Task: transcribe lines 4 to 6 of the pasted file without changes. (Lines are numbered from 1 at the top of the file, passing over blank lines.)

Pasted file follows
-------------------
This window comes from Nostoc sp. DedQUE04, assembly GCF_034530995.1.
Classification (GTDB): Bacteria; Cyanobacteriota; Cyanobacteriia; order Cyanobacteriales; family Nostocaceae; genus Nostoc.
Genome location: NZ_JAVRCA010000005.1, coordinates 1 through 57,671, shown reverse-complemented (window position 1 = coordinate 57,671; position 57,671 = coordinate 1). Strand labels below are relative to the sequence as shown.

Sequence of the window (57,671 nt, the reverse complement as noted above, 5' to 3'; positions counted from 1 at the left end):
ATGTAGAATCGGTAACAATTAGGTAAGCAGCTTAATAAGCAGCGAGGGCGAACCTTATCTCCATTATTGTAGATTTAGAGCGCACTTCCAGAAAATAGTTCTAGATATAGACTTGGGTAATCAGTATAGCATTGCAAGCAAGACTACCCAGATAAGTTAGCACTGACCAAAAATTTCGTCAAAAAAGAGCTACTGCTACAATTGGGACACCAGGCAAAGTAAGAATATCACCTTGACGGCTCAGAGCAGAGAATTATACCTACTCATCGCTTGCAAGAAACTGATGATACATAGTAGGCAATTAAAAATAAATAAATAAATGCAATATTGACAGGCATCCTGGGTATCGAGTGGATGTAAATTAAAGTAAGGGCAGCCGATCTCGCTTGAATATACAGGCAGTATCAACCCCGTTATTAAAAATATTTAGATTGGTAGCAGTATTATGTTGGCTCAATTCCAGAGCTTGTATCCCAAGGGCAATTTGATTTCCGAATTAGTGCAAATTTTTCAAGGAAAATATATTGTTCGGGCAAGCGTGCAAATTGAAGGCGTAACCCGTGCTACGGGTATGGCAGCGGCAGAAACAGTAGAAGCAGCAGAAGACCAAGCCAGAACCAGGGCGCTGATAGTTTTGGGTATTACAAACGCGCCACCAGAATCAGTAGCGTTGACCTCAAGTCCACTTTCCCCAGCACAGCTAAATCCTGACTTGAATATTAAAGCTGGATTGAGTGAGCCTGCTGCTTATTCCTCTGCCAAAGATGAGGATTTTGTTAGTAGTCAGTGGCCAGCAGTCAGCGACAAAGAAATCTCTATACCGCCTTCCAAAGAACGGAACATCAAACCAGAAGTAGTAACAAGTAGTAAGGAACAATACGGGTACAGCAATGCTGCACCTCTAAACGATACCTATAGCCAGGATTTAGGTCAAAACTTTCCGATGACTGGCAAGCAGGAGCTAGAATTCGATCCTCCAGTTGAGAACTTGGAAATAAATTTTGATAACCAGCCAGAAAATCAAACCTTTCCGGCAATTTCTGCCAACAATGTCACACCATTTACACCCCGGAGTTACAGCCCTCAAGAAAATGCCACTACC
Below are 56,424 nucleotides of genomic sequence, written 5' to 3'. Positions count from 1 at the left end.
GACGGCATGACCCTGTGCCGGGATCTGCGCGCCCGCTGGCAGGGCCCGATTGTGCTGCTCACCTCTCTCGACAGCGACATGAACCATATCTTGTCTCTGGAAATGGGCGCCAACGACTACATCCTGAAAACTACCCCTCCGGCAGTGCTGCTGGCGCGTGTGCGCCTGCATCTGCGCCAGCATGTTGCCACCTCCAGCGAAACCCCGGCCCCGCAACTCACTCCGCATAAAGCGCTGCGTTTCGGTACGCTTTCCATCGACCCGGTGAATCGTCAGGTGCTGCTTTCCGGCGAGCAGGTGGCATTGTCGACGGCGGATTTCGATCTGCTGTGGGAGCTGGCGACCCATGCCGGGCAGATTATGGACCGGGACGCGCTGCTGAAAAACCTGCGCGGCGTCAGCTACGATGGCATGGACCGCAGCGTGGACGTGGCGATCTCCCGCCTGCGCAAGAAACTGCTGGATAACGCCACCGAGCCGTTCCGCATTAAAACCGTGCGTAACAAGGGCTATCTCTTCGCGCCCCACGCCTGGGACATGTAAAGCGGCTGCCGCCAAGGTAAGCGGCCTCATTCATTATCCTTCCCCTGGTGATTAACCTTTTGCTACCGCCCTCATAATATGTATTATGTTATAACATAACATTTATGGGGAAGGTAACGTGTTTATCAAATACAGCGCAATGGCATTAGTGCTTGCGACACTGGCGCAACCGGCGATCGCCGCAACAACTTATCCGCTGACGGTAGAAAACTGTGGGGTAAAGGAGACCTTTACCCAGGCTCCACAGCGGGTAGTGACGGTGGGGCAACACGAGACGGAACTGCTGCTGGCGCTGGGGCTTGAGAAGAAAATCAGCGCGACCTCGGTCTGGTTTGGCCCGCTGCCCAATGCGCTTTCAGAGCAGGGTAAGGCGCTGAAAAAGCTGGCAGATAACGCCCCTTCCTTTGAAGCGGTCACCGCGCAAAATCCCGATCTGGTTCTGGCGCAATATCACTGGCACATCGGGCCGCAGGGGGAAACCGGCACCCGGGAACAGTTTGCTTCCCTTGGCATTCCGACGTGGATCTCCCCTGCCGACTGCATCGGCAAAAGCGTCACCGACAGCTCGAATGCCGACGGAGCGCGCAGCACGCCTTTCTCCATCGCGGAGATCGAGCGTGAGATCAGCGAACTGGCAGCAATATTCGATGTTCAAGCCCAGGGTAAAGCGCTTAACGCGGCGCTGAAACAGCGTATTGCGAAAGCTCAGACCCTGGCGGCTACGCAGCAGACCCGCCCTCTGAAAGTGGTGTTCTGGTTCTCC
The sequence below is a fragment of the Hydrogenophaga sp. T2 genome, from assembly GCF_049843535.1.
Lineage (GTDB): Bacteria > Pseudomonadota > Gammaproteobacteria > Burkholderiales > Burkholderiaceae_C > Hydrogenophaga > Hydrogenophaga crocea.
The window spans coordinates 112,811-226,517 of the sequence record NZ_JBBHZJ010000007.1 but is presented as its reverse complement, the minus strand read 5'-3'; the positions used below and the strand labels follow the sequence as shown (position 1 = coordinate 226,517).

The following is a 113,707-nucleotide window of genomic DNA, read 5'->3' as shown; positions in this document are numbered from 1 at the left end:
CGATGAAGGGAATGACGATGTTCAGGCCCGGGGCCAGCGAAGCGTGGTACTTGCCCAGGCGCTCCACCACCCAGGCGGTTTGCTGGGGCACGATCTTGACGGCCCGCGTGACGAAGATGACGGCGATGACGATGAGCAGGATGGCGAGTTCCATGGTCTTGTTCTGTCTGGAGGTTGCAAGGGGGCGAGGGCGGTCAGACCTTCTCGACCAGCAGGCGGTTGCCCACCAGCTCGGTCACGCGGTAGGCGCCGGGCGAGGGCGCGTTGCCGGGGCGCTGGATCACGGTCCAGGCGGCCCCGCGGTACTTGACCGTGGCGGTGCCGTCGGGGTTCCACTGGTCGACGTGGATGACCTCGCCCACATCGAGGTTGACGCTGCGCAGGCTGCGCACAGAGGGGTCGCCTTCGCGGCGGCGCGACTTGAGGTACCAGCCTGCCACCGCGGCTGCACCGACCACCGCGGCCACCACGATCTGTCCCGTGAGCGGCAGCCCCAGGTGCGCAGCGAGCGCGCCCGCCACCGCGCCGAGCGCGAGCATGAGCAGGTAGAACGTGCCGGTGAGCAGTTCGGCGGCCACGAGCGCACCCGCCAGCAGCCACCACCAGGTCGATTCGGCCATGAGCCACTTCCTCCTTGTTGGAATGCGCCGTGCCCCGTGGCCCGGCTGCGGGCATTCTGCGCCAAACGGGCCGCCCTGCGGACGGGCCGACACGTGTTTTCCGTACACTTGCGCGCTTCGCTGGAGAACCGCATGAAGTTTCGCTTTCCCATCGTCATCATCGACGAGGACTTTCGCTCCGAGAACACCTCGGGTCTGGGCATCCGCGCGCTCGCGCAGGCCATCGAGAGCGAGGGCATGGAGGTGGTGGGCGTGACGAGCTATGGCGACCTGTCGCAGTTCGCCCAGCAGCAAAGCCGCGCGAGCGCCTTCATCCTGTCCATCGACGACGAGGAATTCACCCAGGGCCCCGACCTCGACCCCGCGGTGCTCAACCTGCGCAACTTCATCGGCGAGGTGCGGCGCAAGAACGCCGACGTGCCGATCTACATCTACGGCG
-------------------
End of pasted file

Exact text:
Sequence of the window (57,671 nt, the reverse complement as noted above, 5' to 3'; positions counted from 1 at the left end):
ATGTAGAATCGGTAACAATTAGGTAAGCAGCTTAATAAGCAGCGAGGGCGAACCTTATCTCCATTATTGTAGATTTAGAGCGCACTTCCAGAAAATAGTTCTAGATATAGACTTGGGTAATCAGTATAGCATTGCAAGCAAGACTACCCAGATAAGTTAGCACTGACCAAAAATTTCGTCAAAAAAGAGCTACTGCTACAATTGGGACACCAGGCAAAGTAAGAATATCACCTTGACGGCTCAGAGCAGAGAATTATACCTACTCATCGCTTGCAAGAAACTGATGATACATAGTAGGCAATTAAAAATAAATAAATAAATGCAATATTGACAGGCATCCTGGGTATCGAGTGGATGTAAATTAAAGTAAGGGCAGCCGATCTCGCTTGAATATACAGGCAGTATCAACCCCGTTATTAAAAATATTTAGATTGGTAGCAGTATTATGTTGGCTCAATTCCAGAGCTTGTATCCCAAGGGCAATTTGATTTCCGAATTAGTGCAAATTTTTCAAGGAAAATATATTGTTCGGGCAAGCGTGCAAATTGAAGGCGTAACCCGTGCTACGGGTATGGCAGCGGCAGAAACAGTAGAAGCAGCAGAAGACCAAGCCAGAACCAGGGCGCTGATAGTTTTGGGTATTACAAACGCGCCACCAGAATCAGTAGCGTTGACCTCAAGTCCACTTTCCCCAGCACAGCTAAATCCTGACTTGAATATTAAAGCTGGATTGAGTGAGCCTGCTGCTTATTCCTCTGCCAAAGATGAGGATTTTGTTAGTAGTCAGTGGCCAGCAGTCAGCGACAAAGAAATCTCTATACCGCCTTCCAAAGAACGGAACATCAAACCAGAAGTAGTAACAAGTAGTAAGGAACAATACGGGTACAGCAATGCTGCACCTCTAAACGATACCTATAGCCAGGATTTAGGTCAAAACTTTCCGATGACTGGCAAGCAGGAGCTAGAATTCGATCCTCCAGTTGAGAACTTGGAAATAAATTTTGATAACCAGCCAGAAAATCAAACCTTTCCGGCAATTTCTGCCAACAATGTCACACCATTTACACCCCGGAGTTACAGCCCTCAAGAAAATGCCACTACC
Below are 56,424 nucleotides of genomic sequence, written 5' to 3'. Positions count from 1 at the left end.